The ISS after 2024 Space Subcommittee Hearing : Options and Impacts


The Japan Aerospace Exploration Agency’s H-IIB rocket launched Dec. 9 from the Tanegashima (pron: Tan-uh-GAH-shuh-mah) Space Center in southern Japan carrying the unpiloted “Kounotori” H-II Transfer Vehicle-6 (HTV-6) to orbit to begin a four-day journey to the International Space Station. The resupply craft is loaded with some 4 ½ tons of food, supplies and experiments for the Expedition 50 crewmembers on the complex, including a set of new lithium-ion batteries to enhance the station’s power supply that will be installed during a series of robotic operations and spacewalks planned for December and January.

A 64-foot, 22-inch diameter Black Brant XI sounding rocket launched the IRVE 3, or Inflatable Reentry Vehicle Experiment, encased in a nose cone, from NASA's Wallops Flight Facility on Virginia's Eastern Shore. The rocket with the inflatable on board shot 288 miles,up and IRVE-3 and its payload were ejected into the atmosphere. The technology demonstrator inflated and fell back to Earth -- cameras and temperature and pressure sensors monitoring its performance all the way down. After a total of 20 minutes -- from launch to splash down -- it landed in the Atlantic about 100 miles East of Cape Hatteras, North Carolina. NASA X captured the initial story of this incredible journey from start to finish.

The Game Changing Development Program seeks to identify and rapidly mature innovative/high impact capabilities and technologies for infusion in a broad array of future NASA missions.
NASA X explores a new composite cryotank and a revolutionary Exoskeleton, called X1. Both of these game changing technologies will help not only NASA, but people here on Earth. Credit: NASA X

This video explains Lockheed Martin’s safe, reliable, and affordable solution for NASA’s Jupiter program. This solution will deliver and dispose of a large quantity of International Space Station (ISS) cargo. In addition to ISS servicing, the solution proposed by Lockheed Martin develops technologies that are needed to support future human-rated deep space missions. Learn more about our Jupiter program:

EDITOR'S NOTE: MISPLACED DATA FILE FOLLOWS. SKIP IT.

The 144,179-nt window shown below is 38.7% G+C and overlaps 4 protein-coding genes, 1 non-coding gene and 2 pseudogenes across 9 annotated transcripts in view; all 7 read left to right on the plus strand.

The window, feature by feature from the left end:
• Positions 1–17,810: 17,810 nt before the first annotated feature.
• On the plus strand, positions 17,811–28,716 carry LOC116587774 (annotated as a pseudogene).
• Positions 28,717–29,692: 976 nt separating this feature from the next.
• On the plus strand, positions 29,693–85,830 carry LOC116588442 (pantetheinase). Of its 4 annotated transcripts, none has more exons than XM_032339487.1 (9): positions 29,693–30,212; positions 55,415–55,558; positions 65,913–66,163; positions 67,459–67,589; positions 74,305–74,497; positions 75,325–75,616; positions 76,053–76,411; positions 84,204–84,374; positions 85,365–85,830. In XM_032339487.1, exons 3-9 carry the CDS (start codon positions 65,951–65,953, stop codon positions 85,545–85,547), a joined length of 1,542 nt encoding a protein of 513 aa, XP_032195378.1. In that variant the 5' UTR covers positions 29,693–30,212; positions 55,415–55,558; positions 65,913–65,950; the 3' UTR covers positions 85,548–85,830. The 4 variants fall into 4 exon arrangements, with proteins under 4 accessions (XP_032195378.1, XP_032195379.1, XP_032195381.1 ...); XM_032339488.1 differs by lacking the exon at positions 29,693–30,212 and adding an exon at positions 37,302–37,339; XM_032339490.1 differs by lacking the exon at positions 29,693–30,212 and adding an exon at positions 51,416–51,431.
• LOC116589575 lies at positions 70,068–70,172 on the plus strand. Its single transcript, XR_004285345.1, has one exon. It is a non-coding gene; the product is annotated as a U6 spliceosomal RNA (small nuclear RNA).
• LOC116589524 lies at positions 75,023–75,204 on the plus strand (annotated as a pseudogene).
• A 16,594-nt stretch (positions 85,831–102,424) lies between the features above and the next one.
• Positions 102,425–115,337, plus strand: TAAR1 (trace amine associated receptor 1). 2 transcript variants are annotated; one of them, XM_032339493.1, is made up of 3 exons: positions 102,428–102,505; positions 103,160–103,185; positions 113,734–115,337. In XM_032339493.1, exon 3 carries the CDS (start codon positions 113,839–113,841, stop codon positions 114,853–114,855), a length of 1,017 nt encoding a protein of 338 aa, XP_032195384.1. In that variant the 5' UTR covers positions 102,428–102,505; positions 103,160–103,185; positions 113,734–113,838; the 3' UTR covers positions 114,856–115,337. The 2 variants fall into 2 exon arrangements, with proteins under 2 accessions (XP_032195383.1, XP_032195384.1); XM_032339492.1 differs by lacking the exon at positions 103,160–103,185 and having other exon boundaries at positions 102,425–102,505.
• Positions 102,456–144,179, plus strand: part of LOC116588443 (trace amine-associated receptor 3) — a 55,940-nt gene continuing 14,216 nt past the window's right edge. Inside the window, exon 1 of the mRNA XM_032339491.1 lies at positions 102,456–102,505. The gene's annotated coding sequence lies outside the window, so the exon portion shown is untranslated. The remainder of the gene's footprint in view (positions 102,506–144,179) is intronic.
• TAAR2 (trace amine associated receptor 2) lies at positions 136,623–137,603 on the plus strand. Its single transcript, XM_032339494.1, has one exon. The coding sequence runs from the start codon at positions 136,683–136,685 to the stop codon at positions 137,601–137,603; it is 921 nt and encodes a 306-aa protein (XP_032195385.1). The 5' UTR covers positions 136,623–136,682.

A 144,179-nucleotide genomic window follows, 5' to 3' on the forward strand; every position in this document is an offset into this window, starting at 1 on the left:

Explore one of the deepest mysteries about the origin of our universe. According to standard theory, the early moments of the universe were marked by the explosive contact between subatomic particles of opposite charge. Featuring short interviews with Masaki Hori, Tokyo University and Jeffrey Hangst, Aarhus University.

Scientists are now focusing their most powerful technologies on an effort to figure out exactly what happened. Our understanding of cosmic history hangs on the question: how did matter as we know it survive? And what happened to its birth twin, its opposite, a mysterious substance known as antimatter? 

A crew of astronauts is making its way to a launch pad at the Kennedy Space Center in Florida. Little noticed in the publicity surrounding the close of this storied program is the cargo bolted into Endeavor's hold. It's a science instrument that some hope will become one of the most important scientific contributions of human space flight.

It's a kind of telescope, though it will not return dazzling images of cosmic realms long hidden from view, the distant corners of the universe, or the hidden structure of black holes and exploding stars.

Unlike the great observatories that were launched aboard the shuttle, it was not named for a famous astronomer, like Hubble, or the Chandra X-ray observatory.